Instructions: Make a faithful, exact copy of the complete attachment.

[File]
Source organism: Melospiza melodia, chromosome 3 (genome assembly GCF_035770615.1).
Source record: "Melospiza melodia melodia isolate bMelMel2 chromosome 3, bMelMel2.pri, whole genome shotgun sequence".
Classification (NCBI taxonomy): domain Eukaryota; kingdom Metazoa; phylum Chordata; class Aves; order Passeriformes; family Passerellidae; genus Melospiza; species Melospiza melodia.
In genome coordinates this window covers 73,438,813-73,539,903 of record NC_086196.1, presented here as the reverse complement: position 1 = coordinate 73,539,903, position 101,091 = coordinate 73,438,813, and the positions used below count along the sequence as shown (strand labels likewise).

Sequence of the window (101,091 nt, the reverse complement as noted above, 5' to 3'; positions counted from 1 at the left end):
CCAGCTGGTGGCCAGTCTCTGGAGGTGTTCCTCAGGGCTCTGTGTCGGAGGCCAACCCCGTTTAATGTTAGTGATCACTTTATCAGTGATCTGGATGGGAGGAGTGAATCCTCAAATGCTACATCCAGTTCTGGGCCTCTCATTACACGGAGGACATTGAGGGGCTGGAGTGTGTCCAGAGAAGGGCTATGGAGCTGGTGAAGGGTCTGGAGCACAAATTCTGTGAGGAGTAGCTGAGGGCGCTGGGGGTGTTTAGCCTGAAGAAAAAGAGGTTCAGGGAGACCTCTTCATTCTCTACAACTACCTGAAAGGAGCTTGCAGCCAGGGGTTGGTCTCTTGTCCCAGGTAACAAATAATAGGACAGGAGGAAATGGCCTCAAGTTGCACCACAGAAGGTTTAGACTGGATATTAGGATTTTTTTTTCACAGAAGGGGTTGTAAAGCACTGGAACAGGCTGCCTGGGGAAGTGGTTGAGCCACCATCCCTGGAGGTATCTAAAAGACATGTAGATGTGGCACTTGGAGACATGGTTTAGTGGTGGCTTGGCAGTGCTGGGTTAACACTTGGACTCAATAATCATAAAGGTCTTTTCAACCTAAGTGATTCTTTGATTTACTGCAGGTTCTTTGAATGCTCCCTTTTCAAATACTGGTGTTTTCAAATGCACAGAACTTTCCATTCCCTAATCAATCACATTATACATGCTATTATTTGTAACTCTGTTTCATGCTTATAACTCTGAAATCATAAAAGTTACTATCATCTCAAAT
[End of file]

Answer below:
Source organism: Melospiza melodia, chromosome 3 (genome assembly GCF_035770615.1).
Source record: "Melospiza melodia melodia isolate bMelMel2 chromosome 3, bMelMel2.pri, whole genome shotgun sequence".
Classification (NCBI taxonomy): domain Eukaryota; kingdom Metazoa; phylum Chordata; class Aves; order Passeriformes; family Passerellidae; genus Melospiza; species Melospiza melodia.
In genome coordinates this window covers 73,438,813-73,539,903 of record NC_086196.1, presented here as the reverse complement: position 1 = coordinate 73,539,903, position 101,091 = coordinate 73,438,813, and the positions used below count along the sequence as shown (strand labels likewise).

Sequence of the window (101,091 nt, the reverse complement as noted above, 5' to 3'; positions counted from 1 at the left end):
CCAGCTGGTGGCCAGTCTCTGGAGGTGTTCCTCAGGGCTCTGTGTCGGAGGCCAACCCCGTTTAATGTTAGTGATCACTTTATCAGTGATCTGGATGGGAGGAGTGAATCCTCAAATGCTACATCCAGTTCTGGGCCTCTCATTACACGGAGGACATTGAGGGGCTGGAGTGTGTCCAGAGAAGGGCTATGGAGCTGGTGAAGGGTCTGGAGCACAAATTCTGTGAGGAGTAGCTGAGGGCGCTGGGGGTGTTTAGCCTGAAGAAAAAGAGGTTCAGGGAGACCTCTTCATTCTCTACAACTACCTGAAAGGAGCTTGCAGCCAGGGGTTGGTCTCTTGTCCCAGGTAACAAATAATAGGACAGGAGGAAATGGCCTCAAGTTGCACCACAGAAGGTTTAGACTGGATATTAGGATTTTTTTTTCACAGAAGGGGTTGTAAAGCACTGGAACAGGCTGCCTGGGGAAGTGGTTGAGCCACCATCCCTGGAGGTATCTAAAAGACATGTAGATGTGGCACTTGGAGACATGGTTTAGTGGTGGCTTGGCAGTGCTGGGTTAACACTTGGACTCAATAATCATAAAGGTCTTTTCAACCTAAGTGATTCTTTGATTTACTGCAGGTTCTTTGAATGCTCCCTTTTCAAATACTGGTGTTTTCAAATGCACAGAACTTTCCATTCCCTAATCAATCACATTATACATGCTATTATTTGTAACTCTGTTTCATGCTTATAACTCTGAAATCATAAAAGTTACTATCATCTCAAAT